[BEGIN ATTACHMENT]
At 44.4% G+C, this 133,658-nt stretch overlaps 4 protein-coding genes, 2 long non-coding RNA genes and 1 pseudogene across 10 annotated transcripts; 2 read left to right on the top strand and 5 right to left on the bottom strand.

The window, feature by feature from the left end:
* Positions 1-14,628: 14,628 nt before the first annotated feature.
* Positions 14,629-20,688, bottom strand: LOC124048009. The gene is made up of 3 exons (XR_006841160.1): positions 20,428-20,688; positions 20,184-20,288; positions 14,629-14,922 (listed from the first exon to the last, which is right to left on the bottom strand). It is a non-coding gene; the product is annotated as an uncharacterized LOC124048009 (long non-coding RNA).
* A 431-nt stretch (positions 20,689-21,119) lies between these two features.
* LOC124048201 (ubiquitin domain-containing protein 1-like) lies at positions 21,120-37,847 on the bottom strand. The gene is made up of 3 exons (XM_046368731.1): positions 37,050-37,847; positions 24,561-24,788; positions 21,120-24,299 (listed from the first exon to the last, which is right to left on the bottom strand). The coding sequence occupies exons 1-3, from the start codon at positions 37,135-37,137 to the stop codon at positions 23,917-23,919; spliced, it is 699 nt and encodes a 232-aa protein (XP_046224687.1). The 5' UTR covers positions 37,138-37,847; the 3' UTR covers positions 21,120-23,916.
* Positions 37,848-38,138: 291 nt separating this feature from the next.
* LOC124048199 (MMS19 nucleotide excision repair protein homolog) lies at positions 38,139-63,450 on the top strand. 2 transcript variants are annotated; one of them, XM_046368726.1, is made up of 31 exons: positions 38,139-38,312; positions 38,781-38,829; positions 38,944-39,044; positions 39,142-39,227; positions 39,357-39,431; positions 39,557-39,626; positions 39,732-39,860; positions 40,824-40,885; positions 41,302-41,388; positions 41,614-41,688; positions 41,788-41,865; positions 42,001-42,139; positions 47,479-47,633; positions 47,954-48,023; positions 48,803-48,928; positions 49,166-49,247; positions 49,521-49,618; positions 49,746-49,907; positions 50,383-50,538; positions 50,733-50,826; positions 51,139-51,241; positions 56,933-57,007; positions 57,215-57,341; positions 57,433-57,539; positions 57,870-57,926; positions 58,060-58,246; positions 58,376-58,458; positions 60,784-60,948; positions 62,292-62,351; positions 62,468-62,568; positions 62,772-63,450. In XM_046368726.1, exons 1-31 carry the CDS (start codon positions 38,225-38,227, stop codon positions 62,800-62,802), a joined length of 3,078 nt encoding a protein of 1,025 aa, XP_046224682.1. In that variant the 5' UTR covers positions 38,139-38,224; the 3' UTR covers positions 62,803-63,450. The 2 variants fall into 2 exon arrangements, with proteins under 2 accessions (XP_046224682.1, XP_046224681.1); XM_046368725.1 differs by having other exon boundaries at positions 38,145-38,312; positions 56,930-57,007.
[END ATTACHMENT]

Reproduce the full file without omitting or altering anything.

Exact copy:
At 44.4% G+C, this 133,658-nt stretch overlaps 4 protein-coding genes, 2 long non-coding RNA genes and 1 pseudogene across 10 annotated transcripts; 2 read left to right on the top strand and 5 right to left on the bottom strand.

The window, feature by feature from the left end:
* Positions 1-14,628: 14,628 nt before the first annotated feature.
* Positions 14,629-20,688, bottom strand: LOC124048009. The gene is made up of 3 exons (XR_006841160.1): positions 20,428-20,688; positions 20,184-20,288; positions 14,629-14,922 (listed from the first exon to the last, which is right to left on the bottom strand). It is a non-coding gene; the product is annotated as an uncharacterized LOC124048009 (long non-coding RNA).
* A 431-nt stretch (positions 20,689-21,119) lies between these two features.
* LOC124048201 (ubiquitin domain-containing protein 1-like) lies at positions 21,120-37,847 on the bottom strand. The gene is made up of 3 exons (XM_046368731.1): positions 37,050-37,847; positions 24,561-24,788; positions 21,120-24,299 (listed from the first exon to the last, which is right to left on the bottom strand). The coding sequence occupies exons 1-3, from the start codon at positions 37,135-37,137 to the stop codon at positions 23,917-23,919; spliced, it is 699 nt and encodes a 232-aa protein (XP_046224687.1). The 5' UTR covers positions 37,138-37,847; the 3' UTR covers positions 21,120-23,916.
* Positions 37,848-38,138: 291 nt separating this feature from the next.
* LOC124048199 (MMS19 nucleotide excision repair protein homolog) lies at positions 38,139-63,450 on the top strand. 2 transcript variants are annotated; one of them, XM_046368726.1, is made up of 31 exons: positions 38,139-38,312; positions 38,781-38,829; positions 38,944-39,044; positions 39,142-39,227; positions 39,357-39,431; positions 39,557-39,626; positions 39,732-39,860; positions 40,824-40,885; positions 41,302-41,388; positions 41,614-41,688; positions 41,788-41,865; positions 42,001-42,139; positions 47,479-47,633; positions 47,954-48,023; positions 48,803-48,928; positions 49,166-49,247; positions 49,521-49,618; positions 49,746-49,907; positions 50,383-50,538; positions 50,733-50,826; positions 51,139-51,241; positions 56,933-57,007; positions 57,215-57,341; positions 57,433-57,539; positions 57,870-57,926; positions 58,060-58,246; positions 58,376-58,458; positions 60,784-60,948; positions 62,292-62,351; positions 62,468-62,568; positions 62,772-63,450. In XM_046368726.1, exons 1-31 carry the CDS (start codon positions 38,225-38,227, stop codon positions 62,800-62,802), a joined length of 3,078 nt encoding a protein of 1,025 aa, XP_046224682.1. In that variant the 5' UTR covers positions 38,139-38,224; the 3' UTR covers positions 62,803-63,450. The 2 variants fall into 2 exon arrangements, with proteins under 2 accessions (XP_046224682.1, XP_046224681.1); XM_046368725.1 differs by having other exon boundaries at positions 38,145-38,312; positions 56,930-57,007.